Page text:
autonomously without coordination with S.  Also, in order to keep the
   number of routing peers small and in order to avoid frequent changes
   in topology information, R doesn't use the dynamic ATM VC for the
   exchange of routing information nor does R advertise the dynamic ATM
   VC to its routing peers.

   ATM traffic categories and traffic parameters of the dynamic VCs are
   decided locally by the network administrator.  The default traffic
   category is UBR with the peak cell rate set to the link rate and the



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   minimal acceptable cell rate set to zero.  Since the dynamic ATM VCs
   are only used to carry IP packets, it is recommended that the packets
   are "VC multiplexed" [2] to the AAL 5 payload without an LLC/SNAP
   header.  See [3] and Appendix D.3.2 of [4] for details on coding of
   the signalling messages.

   Once the dynamic ATM VC from R to S has been created, R starts to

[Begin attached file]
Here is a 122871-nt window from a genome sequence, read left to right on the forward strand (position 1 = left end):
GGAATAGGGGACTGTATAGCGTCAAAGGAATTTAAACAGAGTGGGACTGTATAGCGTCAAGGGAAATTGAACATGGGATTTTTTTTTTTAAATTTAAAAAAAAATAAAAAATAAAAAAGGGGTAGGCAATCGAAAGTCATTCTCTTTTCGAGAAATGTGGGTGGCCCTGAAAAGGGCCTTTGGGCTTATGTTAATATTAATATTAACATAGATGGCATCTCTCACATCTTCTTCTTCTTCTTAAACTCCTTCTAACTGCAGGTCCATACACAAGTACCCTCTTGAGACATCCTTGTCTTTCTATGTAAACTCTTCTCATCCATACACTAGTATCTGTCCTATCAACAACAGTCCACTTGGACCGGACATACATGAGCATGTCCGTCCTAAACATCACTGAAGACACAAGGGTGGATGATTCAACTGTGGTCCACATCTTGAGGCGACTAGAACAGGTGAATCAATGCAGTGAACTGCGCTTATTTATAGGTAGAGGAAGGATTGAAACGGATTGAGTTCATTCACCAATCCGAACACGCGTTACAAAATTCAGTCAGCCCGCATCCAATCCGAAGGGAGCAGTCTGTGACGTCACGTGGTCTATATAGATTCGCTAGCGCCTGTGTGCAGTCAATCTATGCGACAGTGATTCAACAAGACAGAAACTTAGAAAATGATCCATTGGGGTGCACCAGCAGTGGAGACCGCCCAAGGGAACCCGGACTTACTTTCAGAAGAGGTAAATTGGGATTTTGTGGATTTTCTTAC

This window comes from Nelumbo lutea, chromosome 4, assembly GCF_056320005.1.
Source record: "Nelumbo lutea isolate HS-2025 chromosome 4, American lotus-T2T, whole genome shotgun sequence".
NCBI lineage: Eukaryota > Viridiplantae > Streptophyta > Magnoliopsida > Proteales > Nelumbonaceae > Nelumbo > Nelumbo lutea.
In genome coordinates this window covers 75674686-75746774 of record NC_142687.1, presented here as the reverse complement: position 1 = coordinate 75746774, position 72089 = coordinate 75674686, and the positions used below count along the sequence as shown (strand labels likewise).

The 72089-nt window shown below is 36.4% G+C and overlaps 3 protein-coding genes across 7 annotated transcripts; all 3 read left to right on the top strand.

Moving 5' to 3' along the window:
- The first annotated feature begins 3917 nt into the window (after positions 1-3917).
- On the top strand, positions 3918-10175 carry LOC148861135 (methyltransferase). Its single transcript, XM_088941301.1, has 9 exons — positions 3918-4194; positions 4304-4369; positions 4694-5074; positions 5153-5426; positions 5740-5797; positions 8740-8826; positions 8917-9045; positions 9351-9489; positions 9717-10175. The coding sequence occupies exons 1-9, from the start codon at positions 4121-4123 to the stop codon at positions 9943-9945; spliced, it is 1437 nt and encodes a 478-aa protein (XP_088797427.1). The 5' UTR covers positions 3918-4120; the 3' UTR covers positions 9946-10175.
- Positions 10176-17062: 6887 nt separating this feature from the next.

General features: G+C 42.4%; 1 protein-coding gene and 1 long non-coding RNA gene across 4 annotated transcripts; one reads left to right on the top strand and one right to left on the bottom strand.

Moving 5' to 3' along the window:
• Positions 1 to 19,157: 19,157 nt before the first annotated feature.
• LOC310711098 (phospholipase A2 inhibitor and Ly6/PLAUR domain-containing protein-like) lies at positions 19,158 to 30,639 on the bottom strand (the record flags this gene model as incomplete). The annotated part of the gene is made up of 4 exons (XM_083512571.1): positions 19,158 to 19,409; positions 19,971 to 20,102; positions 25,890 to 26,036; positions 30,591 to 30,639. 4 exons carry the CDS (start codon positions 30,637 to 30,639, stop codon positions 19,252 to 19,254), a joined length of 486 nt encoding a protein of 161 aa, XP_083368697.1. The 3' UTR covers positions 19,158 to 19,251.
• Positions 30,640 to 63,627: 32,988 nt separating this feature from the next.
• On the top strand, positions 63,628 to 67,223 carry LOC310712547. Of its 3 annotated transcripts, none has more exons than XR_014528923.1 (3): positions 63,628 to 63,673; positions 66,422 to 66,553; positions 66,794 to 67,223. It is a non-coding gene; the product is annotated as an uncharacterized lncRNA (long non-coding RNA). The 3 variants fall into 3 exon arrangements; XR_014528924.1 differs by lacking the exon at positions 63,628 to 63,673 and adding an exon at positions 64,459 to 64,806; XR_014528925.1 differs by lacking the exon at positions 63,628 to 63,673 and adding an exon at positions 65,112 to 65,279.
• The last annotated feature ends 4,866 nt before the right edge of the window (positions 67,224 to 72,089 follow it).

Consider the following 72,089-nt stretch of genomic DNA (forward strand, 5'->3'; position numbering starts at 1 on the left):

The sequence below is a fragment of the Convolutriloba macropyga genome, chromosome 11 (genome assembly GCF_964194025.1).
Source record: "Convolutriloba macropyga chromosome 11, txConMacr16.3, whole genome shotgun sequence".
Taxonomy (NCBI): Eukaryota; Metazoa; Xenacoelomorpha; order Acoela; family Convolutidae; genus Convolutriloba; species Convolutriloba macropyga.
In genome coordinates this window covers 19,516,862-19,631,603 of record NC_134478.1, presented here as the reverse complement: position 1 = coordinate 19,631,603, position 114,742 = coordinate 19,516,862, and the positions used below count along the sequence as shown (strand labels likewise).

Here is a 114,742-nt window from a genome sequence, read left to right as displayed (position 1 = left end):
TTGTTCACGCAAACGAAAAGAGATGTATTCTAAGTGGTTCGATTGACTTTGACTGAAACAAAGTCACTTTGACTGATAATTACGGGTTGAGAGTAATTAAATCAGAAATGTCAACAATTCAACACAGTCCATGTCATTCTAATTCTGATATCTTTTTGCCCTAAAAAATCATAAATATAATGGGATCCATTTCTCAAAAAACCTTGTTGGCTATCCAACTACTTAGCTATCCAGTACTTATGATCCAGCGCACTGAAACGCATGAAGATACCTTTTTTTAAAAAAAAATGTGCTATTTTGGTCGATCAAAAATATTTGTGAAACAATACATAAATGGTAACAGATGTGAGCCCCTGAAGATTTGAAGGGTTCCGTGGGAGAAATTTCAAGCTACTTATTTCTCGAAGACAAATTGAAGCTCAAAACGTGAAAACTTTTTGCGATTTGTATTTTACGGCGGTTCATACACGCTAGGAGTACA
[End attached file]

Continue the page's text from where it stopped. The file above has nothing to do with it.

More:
measure the traffic along it.  When R detects that during the past K
   seconds the number of bytes along the dynamic ATM VC to S has fallen
   below L, it deletes the dynamic ATM VC and returns to the initial
   mode of operation that was described above.

   The values of the constants K, L, M, and N control the rate of
   dynamic ATM VC creation and deletion.  They are assigned by the
   network administrator and may differ from one ATM attached router to
   another.

   Setting the VC creation and deletion limits N and L to zero, turns
   off the measurement process and causes the router to create a dynamic
   VC to every other participating router.  That can be the default in
   small router networks that want to use this method automate the setup
   of a full mesh of ATM VCs.

   If a router doesn't want to set up any dynamic ATM VCs, the VC
   creation limit N is set to a positive value and the measurement
   interval M is set to zero.  Finally, if a router doesn't want to be a
   destination of dynamic ATM VCs, it doesn't make its ATM address